When its first three episodes debuted in October at the Busan International Film Festival, Somebody appeared to be a tantalizing but frustrating drama.
It was packed with fascinating concepts and had a terrific atmosphere, but the plot was at best hazy. What was the plot, and where was it headed?
The entire series is now accessible on Netflix; while the additional episodes are equally as compelling, the tale remains as enigmatic as ever.
Understanding is one of the most basic human needs. That applies to everyone, no matter how heinous – even messed-up individuals want to be liked. Consider Kim Sum, the main character in Netflix’s new Korean psychological thriller Somebody. Sum (Kang Hae-Lim) is extremely lonely despite inventing the lucrative dating app, Somebody.
Her sole ‘friend’ is the intelligent AI program named Someone, which she created as a high school student, and she lives in a repressed world of meticulously constructed rituals, monochrome surroundings, and rehearsed groaning to stroke her lovers’ egos. Nobody understands Sum until she starts researching a serial murderer who uses her app to discover his victims and meets Seong Yun-o (Kim Young-Kwang).
Despite their differences – a successful software engineer vs a serial murderer – Sum and Yun-o both want to be understood. As the police search for the suspect, a fatalistic love blossoms between them. Yun-o unravels Sum, provoking her to give in to the homicidal urges she’d been suppressing for years.
It’s no surprise that Jung Ji-woo is in charge of the director and storyline for Somebody. Already acclaimed for his depictions of romantic and sexual deviance – two of his most famous works revolve around a wife cheating on her husband (1999’s Happy End) as well as a scandalous relationship between a high school girl, a 70-year-old poet, & his star student (2012’s A Muse) – he pushes his own boundaries on this series, raising the question about whether there is such a thing as ‘acceptable’ deviance or if it is all.
Jung does this through his very powerful and personal visual language. Kim Sum, who is portraying normalcy, is depicted in large greyscale areas that are spotless, with her belongings arranged with clinical perfection. The areas surrounding Yun-o, albeit poorly lit, appear lived-in; unlike Sum, he’s accepted himself.
Somebody’s music direction deserves credit as well: an oboe, horn, and synth-laden soundtrack build suspense so intense that it might be a character in its own right. Sum’s loneliness is exacerbated by orchestral soundtracks, and even happy piano sounds are menacing against Yun-o’s blank looks.
While the production’s speed suffers as a result of the painstaking staging (you spend the first half of the show hoping for action), it perfectly complements Jung’s portrayal of intimacy. Sum and Yun-o’s foreplay, for example, is poetically delicate for two individuals who “want to go about killing people” together. They’re lively and unconstrained, curious and relieved, as though unaccustomed to total freedom of expression.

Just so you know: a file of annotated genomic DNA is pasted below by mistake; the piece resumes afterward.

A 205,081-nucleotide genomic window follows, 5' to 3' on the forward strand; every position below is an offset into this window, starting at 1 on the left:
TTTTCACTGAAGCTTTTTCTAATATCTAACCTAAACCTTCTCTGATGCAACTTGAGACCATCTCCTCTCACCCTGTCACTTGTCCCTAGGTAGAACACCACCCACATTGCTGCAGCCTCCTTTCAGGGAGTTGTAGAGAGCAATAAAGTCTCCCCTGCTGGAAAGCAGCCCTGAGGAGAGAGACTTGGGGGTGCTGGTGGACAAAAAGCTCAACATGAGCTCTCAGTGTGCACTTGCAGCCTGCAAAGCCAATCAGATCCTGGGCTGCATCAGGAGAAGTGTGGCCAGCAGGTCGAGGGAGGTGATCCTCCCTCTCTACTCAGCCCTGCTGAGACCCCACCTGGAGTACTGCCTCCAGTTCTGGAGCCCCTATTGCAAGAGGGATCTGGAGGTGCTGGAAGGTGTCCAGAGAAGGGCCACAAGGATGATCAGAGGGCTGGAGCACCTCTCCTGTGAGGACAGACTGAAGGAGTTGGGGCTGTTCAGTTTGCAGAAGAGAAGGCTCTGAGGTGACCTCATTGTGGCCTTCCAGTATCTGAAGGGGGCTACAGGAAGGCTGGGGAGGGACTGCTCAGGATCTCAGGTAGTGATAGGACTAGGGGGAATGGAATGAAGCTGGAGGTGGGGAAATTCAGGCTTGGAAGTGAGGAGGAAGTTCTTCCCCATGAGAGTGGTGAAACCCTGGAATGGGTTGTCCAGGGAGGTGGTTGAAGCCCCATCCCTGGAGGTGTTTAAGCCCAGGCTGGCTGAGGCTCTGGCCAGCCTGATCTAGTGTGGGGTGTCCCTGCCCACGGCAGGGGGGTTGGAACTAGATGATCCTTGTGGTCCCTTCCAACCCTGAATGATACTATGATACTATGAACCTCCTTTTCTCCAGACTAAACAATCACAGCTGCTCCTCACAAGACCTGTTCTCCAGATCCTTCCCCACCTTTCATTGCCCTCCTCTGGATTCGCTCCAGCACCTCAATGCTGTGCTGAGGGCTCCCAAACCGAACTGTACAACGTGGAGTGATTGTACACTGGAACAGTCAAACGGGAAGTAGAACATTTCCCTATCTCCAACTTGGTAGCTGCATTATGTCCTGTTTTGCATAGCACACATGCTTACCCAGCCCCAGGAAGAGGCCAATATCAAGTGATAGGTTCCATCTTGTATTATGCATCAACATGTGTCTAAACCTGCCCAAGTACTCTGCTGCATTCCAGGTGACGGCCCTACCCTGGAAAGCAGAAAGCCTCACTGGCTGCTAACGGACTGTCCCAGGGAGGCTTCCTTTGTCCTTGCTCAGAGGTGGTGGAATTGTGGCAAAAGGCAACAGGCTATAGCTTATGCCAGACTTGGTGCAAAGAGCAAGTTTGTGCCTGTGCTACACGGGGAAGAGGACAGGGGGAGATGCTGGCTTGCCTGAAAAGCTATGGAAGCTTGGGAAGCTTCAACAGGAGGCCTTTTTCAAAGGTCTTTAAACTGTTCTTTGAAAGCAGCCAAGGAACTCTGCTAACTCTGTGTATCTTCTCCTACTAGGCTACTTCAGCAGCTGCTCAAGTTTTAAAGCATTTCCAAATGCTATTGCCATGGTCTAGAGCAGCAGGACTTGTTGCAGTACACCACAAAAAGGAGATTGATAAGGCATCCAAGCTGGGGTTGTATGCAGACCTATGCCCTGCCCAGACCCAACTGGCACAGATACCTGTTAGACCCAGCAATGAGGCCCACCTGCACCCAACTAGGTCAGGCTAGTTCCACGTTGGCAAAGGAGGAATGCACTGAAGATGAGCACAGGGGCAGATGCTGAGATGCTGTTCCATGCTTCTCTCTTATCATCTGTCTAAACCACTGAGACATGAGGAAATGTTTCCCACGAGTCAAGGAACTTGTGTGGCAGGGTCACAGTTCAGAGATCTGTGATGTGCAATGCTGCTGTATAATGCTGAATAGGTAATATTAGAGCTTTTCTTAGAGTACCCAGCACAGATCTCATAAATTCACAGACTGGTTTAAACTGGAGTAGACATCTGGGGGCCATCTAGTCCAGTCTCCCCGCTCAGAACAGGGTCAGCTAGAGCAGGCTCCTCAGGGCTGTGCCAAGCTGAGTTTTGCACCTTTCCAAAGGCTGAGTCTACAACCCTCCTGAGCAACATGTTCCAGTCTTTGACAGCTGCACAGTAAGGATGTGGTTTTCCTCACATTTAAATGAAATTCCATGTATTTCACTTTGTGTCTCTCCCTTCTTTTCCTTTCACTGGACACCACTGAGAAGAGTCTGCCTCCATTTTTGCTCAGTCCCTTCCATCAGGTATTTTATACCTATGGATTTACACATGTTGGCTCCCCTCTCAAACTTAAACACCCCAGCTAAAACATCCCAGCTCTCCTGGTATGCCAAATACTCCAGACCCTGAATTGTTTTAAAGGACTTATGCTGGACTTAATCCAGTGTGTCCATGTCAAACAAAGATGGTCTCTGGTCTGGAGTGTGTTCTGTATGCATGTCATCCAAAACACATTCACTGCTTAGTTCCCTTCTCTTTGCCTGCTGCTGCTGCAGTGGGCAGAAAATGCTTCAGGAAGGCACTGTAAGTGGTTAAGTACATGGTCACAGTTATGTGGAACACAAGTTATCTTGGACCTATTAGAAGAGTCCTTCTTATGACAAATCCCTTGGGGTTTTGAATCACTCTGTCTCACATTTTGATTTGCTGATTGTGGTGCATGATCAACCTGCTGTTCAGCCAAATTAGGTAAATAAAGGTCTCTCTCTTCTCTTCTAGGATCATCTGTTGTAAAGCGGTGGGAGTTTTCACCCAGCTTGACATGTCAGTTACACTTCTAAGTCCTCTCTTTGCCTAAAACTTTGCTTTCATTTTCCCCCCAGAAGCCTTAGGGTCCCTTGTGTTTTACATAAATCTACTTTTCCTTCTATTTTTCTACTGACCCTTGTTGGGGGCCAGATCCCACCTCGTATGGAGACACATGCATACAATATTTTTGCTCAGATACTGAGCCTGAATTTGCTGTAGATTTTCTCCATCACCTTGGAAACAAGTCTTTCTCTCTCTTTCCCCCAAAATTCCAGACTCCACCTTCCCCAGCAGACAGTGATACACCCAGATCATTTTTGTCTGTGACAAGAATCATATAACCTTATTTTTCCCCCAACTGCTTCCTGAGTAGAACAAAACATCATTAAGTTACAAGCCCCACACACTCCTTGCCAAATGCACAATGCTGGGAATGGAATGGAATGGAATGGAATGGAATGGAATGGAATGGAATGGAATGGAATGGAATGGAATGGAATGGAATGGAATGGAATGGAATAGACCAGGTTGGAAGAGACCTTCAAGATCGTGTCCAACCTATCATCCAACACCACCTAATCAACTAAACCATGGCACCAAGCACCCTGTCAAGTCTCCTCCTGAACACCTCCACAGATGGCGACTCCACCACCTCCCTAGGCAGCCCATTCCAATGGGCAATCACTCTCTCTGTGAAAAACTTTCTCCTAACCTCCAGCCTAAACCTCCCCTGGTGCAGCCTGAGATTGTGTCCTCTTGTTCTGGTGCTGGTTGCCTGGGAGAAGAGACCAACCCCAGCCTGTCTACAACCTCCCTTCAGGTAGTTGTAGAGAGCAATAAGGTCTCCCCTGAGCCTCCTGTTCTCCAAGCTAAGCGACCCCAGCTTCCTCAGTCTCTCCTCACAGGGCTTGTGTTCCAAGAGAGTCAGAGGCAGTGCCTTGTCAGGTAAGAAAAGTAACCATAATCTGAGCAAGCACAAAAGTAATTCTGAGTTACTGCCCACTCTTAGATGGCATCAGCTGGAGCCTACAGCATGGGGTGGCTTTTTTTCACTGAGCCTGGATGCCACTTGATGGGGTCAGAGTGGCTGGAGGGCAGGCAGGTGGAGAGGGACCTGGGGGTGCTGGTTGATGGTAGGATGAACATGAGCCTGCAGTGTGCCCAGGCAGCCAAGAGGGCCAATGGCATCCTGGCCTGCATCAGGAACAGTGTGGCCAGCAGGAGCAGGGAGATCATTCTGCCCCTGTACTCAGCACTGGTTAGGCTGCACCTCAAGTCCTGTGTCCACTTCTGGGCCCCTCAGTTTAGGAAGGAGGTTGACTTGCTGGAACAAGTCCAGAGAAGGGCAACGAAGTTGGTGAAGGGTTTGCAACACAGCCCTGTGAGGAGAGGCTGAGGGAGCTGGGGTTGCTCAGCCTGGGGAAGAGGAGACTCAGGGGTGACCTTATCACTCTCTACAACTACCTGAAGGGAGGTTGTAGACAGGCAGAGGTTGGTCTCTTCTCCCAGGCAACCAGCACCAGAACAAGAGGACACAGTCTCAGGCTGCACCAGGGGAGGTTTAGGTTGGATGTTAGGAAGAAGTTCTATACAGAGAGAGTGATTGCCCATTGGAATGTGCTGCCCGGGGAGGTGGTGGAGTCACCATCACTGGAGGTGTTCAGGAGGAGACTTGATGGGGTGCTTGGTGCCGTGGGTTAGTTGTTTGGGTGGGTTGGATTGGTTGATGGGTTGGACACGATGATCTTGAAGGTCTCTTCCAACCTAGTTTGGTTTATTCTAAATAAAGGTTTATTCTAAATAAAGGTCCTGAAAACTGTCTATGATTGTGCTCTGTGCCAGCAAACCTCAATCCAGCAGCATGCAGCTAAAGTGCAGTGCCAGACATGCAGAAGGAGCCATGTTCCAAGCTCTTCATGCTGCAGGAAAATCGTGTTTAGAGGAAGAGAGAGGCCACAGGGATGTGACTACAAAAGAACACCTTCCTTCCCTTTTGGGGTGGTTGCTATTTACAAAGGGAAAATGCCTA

Kim Young-Kwang’s Yun-o is brilliantly subdued but no less evil, draped with a practiced nonchalance. While the Jeffrey Dahmer spectacles may appear a little too obvious at first, it becomes evident as the program proceeds that Yun-o makes deliberate decisions, as if he is adopting familiar serial-killer elements to ridicule his pursuers.
Kang Hae-Lim’s youthful appearance, on the other hand, only accentuates her emotions, whether it’s the disturbing smile she lets slip when admitting that killing someone made her euphoric or her internal conflict between protecting a remorseless killer who’s also the only man who’s ever understood her. As desperate as she is for friendship, her principles weigh heavily on her.
Despite being a dramatic story with heavyweight performances, Somebody is hampered by a conspicuous lack of common logic. Regardless of Kim Sum’s objectives, there are countless situations where characters have the opportunity to turn Yun-o in but, for the flimsiest of reasons, never do. With Yun-o being a relatively famous character, one would expect that even reasonable doubt would be enough to bring him in – but this gets lost in the overly intricate effort to fish out the killer.
And, for a program whose characters are motivated by the fundamental need to be understood, there is astonishingly little background material to aid the plot. We never learn what drew the reticent Sum and her companions together in the first place, or what drove Yun-o to commit such heinous acts. The first few episodes feature a rotating door of faces, introducing characters long before their connections are revealed.
Without any background to fall back on, viewers can’t be expected to care about the characters’ interactions and motives. While the idea of Somebody is intriguing, even exhilarating, the execution of this deadly love tale is hurried at best and unsatisfying at worst.
‘Somebody’ is now available on Netflix.